Khashoggi murder a well set up plot to replace MBS with a US puppet


Following outrage over the killing of Jamal Khashoggi, Prince Mohammad bin Salman might face troubles at home. As analysts told RT, some in Saudi Arabia are keen to see the Crown Prince go.

Much of the mounting international outrage over the murder of journalist Jamal Khashoggi is attributed to Mohammad bin Salman, the 33-year-old Crown Prince who once famously vowed to reform his autocratic kingdom into a vibrant modern state. He recently assumed authority over the Saudi intelligence community – in addition to sweeping powers in defense and the economy – but it doesn’t mean his position in the monarchy is rock solid, experts believe.

Michael Maloof, former senior security policy adviser in the Pentagon, told RT America that the young prince has made more enemies than friends among the Saudi royals, and “has upset the leadership so much.” According to the analyst, there is a growing rebellion against MBS in the House of Saud.

The wheels are already in motion to try and replace MBS with someone more compatible with the West, meaning the USA.

Asked if this scenario – a palace coup or the likes – is conceivable, Maloof confirmed that it is, given that the Crown Prince has alienated too many members of the court and now it’s “just a question of time.”

Those who are conspiring against MBS hope that the US and the West will “support someone who would carry that out,” the former Pentagon official pointed out, adding: “However, it’s a little premature to say this is going to happen.”

The conversation took place following news reports that Ahmed bin Abdulaziz, a younger brother of the reigning King Salman, has returned to Saudi Arabia from exile. It was reported that he traveled to the kingdom with some guarantees from US and UK security agencies.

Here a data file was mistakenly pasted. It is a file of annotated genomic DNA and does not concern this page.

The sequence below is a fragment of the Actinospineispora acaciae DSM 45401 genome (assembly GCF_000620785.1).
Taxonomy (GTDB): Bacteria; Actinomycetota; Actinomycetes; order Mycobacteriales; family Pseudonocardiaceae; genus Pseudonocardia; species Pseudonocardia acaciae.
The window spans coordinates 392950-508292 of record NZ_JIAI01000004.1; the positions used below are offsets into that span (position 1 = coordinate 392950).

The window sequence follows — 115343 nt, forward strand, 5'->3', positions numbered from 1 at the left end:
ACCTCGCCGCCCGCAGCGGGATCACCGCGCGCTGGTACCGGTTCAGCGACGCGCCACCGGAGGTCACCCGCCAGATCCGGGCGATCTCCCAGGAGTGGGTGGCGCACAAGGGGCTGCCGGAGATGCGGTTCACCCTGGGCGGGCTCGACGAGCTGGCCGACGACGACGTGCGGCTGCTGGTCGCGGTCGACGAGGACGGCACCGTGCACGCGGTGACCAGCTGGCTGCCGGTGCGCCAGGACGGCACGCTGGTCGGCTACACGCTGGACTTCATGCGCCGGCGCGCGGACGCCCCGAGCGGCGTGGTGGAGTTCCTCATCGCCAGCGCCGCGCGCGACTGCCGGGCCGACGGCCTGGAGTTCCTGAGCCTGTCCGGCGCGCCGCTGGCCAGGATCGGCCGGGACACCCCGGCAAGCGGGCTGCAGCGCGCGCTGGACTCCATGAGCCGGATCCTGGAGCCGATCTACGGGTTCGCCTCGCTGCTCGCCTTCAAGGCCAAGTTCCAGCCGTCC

“Why would the brother of the king come back, get out of the exile and come back to the kingdom if he had no feeling that he had some kind of support?” Maloof asked.

Calls to oust Prince Mohammad from power were heard on the other side of the Atlantic. Senator Lindsey Graham, one of Saudi Arabia’s most vocal backers in Congress, said in mid-October that he has “got to go.”

“This guy is a wrecking ball. He had this guy murdered in a consulate in Turkey, and to expect me to ignore it – I feel used and abused,” Graham, an influential member of the Senate Armed Services committee and a close ally of President Donald Trump, said, adding that Mohammad was “toxic” and “can never be a world leader on the world stage.”

Investigative journalist Max Blumenthal suggested that this could spell the beginning of the end of MBS’ rule. “Basically, you have the situation of what the mafia’s done – to send [their] wise guy out, to make a hit… and throwing him in front of the police station. This is mafia stuff,” he told RT.

“I think we’ll see Mohammad bin Salman pivot east, to China and Russia and other alliances before the US and the UK can take him out,” Blumenthal suggested.